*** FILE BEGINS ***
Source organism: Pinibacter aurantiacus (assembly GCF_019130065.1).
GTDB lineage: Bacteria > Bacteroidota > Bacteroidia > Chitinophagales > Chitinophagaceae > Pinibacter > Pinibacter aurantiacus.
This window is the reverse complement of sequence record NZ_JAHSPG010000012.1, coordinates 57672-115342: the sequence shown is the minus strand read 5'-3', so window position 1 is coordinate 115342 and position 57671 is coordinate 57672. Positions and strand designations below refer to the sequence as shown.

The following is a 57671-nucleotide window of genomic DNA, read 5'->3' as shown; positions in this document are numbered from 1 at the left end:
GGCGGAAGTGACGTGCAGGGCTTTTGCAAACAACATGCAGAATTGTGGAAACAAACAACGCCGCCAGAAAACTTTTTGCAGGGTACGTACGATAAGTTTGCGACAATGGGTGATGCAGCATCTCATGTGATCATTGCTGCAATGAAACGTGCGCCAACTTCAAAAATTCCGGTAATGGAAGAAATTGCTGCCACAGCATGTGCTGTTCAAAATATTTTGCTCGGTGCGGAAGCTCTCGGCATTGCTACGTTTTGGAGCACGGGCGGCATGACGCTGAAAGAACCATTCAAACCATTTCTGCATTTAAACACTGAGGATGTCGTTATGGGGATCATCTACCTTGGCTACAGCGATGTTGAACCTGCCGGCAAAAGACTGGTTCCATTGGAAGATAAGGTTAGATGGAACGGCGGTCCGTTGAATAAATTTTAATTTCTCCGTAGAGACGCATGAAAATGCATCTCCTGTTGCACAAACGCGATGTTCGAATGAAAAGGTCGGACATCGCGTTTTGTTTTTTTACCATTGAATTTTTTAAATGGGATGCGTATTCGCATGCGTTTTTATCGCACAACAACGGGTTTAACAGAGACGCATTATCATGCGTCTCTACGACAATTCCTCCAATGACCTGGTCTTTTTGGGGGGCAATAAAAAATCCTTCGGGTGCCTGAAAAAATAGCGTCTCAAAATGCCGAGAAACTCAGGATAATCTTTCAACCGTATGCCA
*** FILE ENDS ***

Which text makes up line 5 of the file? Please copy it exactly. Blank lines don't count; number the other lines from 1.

GGCGGAAGTGACGTGCAGGGCTTTTGCAAACAACATGCAGAATTGTGGAAACAAACAACGCCGCCAGAAAACTTTTTGCAGGGTACGTACGATAAGTTTGCGACAATGGGTGATGCAGCATCTCATGTGATCATTGCTGCAATGAAACGTGCGCCAACTTCAAAAATTCCGGTAATGGAAGAAATTGCTGCCACAGCATGTGCTGTTCAAAATATTTTGCTCGGTGCGGAAGCTCTCGGCATTGCTACGTTTTGGAGCACGGGCGGCATGACGCTGAAAGAACCATTCAAACCATTTCTGCATTTAAACACTGAGGATGTCGTTATGGGGATCATCTACCTTGGCTACAGCGATGTTGAACCTGCCGGCAAAAGACTGGTTCCATTGGAAGATAAGGTTAGATGGAACGGCGGTCCGTTGAATAAATTTTAATTTCTCCGTAGAGACGCATGAAAATGCATCTCCTGTTGCACAAACGCGATGTTCGAATGAAAAGGTCGGACATCGCGTTTTGTTTTTTTACCATTGAATTTTTTAAATGGGATGCGTATTCGCATGCGTTTTTATCGCACAACAACGGGTTTAACAGAGACGCATTATCATGCGTCTCTACGACAATTCCTCCAATGACCTGGTCTTTTTGGGGGGCAATAAAAAATCCTTCGGGTGCCTGAAAAAATAGCGTCTCAAAATGCCGAGAAACTCAGGATAATCTTTCAACCGTATGCCA